- Let your team know if you need them to attend any final meetings with yourself, the wider team, or stakeholders
2. Wrap-up admin tasks
Remembering to finish your admin tasks is one of the key project closure steps in project management. Missing any details here could mean crucial gaps in paperwork or documentation, leading to disgruntled stakeholders.
Here’s a list of project closure example tasks to wrap up admin tasks:
Review and update project documentation, contracts, and assets
- Check that you have all the documentation needed to close out the project and that it’s all complete
- Ensure contracts are signed by relevant parties and update project-specific assets like your budget, processes, or schedule
- Review and update project deliverables as needed
We recommend saving all the project documentation and assets in a logical order.
- Double-check that project assets are available and the relevant people (internally and externally) can access them.
- Let stakeholders know where you’ve saved the relevant documentation
- Provide any access permissions to stakeholders as needed
Close out external contracts and pay outstanding invoices.
- Consider subcontractors, vendors, or suppliers.
Finalize project finances to ensure you’ve received your final payments from stakeholders.
- Provide your finance team with the final budget
Collate information for your final project report.
- Make sure any information relevant to your final report is readily available
- Remember to include budget estimates, actual spending, and any key achievements
Transfer over deliverables to your stakeholders so they can review and formally sign off on the end product.
- Refer back to the project plan to double-check that you have all the agreed deliverables
3. Close the loop with stakeholders
Now you’ve got your ducks in a row, it’s time to close the loop with stakeholders. Bottom line: if you don’t make project closure official, you leave yourself open to endless client revisions. Here’s how to avoid the NeverEnding Story: Project Management Edition.
Book a meeting with your stakeholders.
- Whether you pitch it as a formal wrap-up or a prequel to one, you need to get stakeholders in one place. Try a meeting room booking system to avoid double bookings and make the process as smooth as possible.
Get all stakeholders to agree on project completion.
- Ask clients to sign off on project deliverables formally and agree you met the project goals. Remember to get written documentation so it’s clear in black and white that closing the project is okay.
Other agenda items to consider.
- How you plan to finish incomplete items inside the project scope, or recommended follow-ups for items outside the scope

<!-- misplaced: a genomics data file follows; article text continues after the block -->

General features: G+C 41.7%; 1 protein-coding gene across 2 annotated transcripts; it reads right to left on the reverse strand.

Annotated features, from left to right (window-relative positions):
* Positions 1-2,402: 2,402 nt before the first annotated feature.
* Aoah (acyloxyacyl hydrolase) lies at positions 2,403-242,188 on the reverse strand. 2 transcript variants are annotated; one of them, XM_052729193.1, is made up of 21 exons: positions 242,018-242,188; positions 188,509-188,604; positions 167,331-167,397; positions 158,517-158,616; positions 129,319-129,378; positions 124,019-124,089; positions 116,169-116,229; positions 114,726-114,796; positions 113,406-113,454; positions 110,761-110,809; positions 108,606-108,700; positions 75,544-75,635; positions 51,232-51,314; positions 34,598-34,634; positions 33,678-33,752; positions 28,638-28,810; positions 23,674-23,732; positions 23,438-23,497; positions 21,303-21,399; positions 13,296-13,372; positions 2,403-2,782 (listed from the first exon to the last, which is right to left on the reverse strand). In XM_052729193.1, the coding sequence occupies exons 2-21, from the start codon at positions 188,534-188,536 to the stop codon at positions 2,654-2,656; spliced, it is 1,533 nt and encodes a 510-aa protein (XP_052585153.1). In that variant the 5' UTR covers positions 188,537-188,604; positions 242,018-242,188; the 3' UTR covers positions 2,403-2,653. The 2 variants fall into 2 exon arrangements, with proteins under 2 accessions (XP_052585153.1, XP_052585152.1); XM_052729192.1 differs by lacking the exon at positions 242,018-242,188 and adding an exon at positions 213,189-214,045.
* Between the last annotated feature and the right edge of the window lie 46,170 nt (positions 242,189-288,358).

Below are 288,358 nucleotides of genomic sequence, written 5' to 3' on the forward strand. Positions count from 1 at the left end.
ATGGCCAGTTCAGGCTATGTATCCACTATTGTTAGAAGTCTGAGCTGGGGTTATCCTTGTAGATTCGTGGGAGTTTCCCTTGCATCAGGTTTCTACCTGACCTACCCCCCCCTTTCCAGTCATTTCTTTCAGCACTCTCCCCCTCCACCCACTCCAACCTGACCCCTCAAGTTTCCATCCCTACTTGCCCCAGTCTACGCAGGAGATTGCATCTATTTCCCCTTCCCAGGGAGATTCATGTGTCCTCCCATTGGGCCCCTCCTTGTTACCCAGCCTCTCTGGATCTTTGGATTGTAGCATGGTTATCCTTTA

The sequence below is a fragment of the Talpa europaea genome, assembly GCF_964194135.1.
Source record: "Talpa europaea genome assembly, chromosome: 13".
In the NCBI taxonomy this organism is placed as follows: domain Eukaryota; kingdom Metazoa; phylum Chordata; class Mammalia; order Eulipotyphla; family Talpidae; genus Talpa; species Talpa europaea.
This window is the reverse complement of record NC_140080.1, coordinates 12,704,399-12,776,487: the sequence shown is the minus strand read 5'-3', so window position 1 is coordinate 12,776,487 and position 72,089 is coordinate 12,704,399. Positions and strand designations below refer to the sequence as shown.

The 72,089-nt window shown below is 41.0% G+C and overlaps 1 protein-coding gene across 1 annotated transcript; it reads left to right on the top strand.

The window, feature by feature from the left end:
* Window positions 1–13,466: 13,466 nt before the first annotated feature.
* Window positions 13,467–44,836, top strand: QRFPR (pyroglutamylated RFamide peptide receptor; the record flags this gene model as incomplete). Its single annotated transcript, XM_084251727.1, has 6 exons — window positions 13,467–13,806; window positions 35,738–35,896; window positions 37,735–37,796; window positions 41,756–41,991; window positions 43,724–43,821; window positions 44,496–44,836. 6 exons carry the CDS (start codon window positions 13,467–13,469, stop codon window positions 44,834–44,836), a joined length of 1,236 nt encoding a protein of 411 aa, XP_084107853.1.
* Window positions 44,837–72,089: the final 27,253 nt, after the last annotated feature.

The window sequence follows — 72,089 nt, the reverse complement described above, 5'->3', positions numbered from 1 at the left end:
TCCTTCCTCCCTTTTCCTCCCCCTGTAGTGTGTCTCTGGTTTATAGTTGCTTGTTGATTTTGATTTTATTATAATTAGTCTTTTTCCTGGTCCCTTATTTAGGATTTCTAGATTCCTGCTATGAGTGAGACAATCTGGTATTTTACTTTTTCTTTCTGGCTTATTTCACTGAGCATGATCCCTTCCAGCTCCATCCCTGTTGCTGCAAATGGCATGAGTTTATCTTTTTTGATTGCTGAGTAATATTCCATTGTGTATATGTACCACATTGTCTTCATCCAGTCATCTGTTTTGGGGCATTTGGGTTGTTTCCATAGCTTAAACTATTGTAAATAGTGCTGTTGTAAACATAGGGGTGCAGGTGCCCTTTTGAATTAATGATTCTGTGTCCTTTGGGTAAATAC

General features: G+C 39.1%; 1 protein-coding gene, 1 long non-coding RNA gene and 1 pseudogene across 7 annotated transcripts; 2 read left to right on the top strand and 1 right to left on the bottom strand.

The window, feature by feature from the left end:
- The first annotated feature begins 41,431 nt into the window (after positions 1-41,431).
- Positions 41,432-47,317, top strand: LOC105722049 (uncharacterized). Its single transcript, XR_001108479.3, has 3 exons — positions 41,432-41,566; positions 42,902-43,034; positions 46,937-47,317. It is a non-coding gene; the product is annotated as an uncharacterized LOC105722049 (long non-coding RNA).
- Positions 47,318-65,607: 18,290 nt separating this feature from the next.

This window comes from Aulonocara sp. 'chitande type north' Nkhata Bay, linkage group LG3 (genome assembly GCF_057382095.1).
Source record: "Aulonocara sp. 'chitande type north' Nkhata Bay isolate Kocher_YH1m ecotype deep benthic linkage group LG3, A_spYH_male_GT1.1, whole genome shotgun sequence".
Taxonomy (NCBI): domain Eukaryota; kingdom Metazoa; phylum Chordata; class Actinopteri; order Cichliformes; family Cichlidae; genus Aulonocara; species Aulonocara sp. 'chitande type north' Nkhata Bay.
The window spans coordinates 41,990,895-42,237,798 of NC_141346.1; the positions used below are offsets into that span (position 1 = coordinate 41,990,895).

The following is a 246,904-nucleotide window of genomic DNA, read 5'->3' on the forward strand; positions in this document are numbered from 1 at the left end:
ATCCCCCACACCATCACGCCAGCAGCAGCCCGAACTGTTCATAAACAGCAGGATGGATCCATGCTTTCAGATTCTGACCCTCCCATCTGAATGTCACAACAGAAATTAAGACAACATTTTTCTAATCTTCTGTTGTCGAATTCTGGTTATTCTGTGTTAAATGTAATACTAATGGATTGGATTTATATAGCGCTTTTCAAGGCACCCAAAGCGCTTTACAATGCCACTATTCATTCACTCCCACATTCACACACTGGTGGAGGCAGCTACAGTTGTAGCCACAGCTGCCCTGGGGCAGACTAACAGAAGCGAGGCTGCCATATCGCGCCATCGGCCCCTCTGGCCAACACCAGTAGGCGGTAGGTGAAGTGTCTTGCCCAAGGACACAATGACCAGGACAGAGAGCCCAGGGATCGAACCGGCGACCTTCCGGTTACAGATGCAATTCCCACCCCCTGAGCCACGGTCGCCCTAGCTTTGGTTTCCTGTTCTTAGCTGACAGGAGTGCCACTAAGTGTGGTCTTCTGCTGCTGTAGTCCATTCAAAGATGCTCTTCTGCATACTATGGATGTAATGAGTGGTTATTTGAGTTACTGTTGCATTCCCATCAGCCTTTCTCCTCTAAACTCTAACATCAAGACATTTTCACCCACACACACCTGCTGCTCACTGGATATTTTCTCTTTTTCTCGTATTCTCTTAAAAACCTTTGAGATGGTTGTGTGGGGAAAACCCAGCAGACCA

After the meeting, you’ll need to send over your final report.
- Consider sending a survey alongside your final report to gather client feedback. You can apply the feedback to future projects or use it within your broader marketing efforts.
Pro tip: Consider getting written confirmation after the meeting formalizing the agreed project closure. You could ask for this confirmation when you send your final report via email.
4. Provide the next steps to your team
Once you’ve formally agreed on project closure with stakeholders, it’s time to update your team. If you haven’t already, you can share the wrap-up plan and let them know of any final tasks.
You can also discuss if and when you’re holding a project evaluation meeting. Plus, you can send out any preset questions beforehand so they can prepare for the meeting. Examples of questions to send your team beforehand:
- What went well?
- Were there any key challenges?
- What would you change in future projects?
- Do you think the client was happy with the results?
At this stage, you can also officially release project resources, including team members, external contractors, or other partners. Remember to confirm the project’s closing and release final payments.
Pro tip: Use a resource management tool to archive resources you no longer need. The archive function allows you to reactivate resources for future projects rather than recreating individual resources from scratch.
5. Hold a project evaluation meeting
A project evaluation meeting is a fantastic way to share learning, discuss improvements and create emotional closure. Also, recognizing everyone’s efforts will boost workplace happiness by showing the team that their “work is meaningful.”
To encourage open discussion, let everyone know there are no wrong answers or stupid questions. You value their on-the-ground perspectives and want to understand what worked and what didn’t.
You might also reintroduce the project plan with the entire timeline. It’s a great way to remind the team about significant milestones—especially if you’re closing out a long-term project.
We recommend giving every team member the time to provide feedback during the meeting. And then leave space to thank your team at the end of the meeting. These are ways to show your team that you value them, and demonstrate how their contributions matter.